Upper St. Clair honors retiring teachers
Upper St. Clair School Board on May 28 honored six of the 15 district teachers who will retire after this school year.
Robin Forgerson-Pleta, an Eisenhower Elementary resource teacher, is retiring after 35 years with the district, having started during the 1978-79 school year.
“Thirty-five years has gone in a snap. Thank you for trusting me with your children,” she said.
Anna Marie Glowaski will retire from her position as a Boyce Middle School art teacher. She has spent 32 years in the district, beginning with the 1979-80 school year.
Robin Shoup will retire as Fort Couch Middle School librarian. She’s been with the district for 24.5 years. “I’m leaving a better person than when I came,” she said. “Fort Couch is my family. It’s not going to be easy to move away from that.”
Barbara Starr will retire as a teacher at Streams Elementary School. She’s been with the district for 35 years, beginning in 1977-78.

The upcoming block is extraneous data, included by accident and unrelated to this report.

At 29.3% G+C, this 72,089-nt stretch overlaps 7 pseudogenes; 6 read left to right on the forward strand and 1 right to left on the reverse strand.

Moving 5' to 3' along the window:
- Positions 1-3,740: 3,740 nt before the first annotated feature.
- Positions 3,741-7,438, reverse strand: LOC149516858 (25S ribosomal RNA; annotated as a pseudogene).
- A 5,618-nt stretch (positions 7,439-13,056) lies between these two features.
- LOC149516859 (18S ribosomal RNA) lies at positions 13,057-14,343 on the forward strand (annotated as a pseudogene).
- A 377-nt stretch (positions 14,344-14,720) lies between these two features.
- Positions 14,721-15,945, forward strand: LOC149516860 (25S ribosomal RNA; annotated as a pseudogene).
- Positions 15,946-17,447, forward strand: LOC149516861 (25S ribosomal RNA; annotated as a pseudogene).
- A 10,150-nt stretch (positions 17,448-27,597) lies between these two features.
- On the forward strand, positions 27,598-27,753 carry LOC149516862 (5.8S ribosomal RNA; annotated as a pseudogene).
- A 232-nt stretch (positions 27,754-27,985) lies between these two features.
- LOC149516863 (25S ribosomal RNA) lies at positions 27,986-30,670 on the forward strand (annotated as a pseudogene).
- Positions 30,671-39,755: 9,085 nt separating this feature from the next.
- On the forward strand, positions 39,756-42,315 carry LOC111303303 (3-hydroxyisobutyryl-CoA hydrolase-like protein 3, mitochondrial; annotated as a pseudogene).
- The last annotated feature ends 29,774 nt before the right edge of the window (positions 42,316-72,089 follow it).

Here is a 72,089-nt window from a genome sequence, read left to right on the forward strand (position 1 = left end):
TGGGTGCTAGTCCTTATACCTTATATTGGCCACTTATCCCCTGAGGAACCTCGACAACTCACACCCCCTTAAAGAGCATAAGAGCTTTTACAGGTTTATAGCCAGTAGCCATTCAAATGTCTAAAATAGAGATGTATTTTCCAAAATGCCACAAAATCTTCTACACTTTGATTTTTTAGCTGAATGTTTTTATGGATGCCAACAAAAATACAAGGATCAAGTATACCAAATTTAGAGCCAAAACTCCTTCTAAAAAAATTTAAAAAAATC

She recalled her first year of teaching, noting that there was one rotary telephone in the entire school for the staff to use and it was located in the nurse’s office, and that teachers used to line up to use it. Starr said in those days, you pinned a note to a child’s clothing to communicate with the parents, and then they would pin a response note in the clothing the next day.
She tearfully thanked the school board for putting students and teachers first.
“I hope I’ve given something back,” Starr said.
Kimberly Watt will retire as a high school mathematics teacher, having spent 35.5 years in the district.
Superintendent Patrick O’Toole said the high school guidance department told him they were glad she is retiring, so that they don’t have to field the large number of calls from parents trying to get their children into her classes.
“I feel like I’ve taught almost everyone in Upper St. Clair – I’ve been here that long,” Watt said. “I’ve had a wonderful adventure – not a job.”
Patricia Zapp is retiring as a high school resource teacher after 36 years in the district. She began in 1975-76, and she said she is proud of the fact that she is the last person on that seniority list.
O’Toole said when he wants to know the origin of something, the high school principal always tells O’Toole that he needs to ask Zapp and get back to him.
“She’s our historian,” O’Toole said.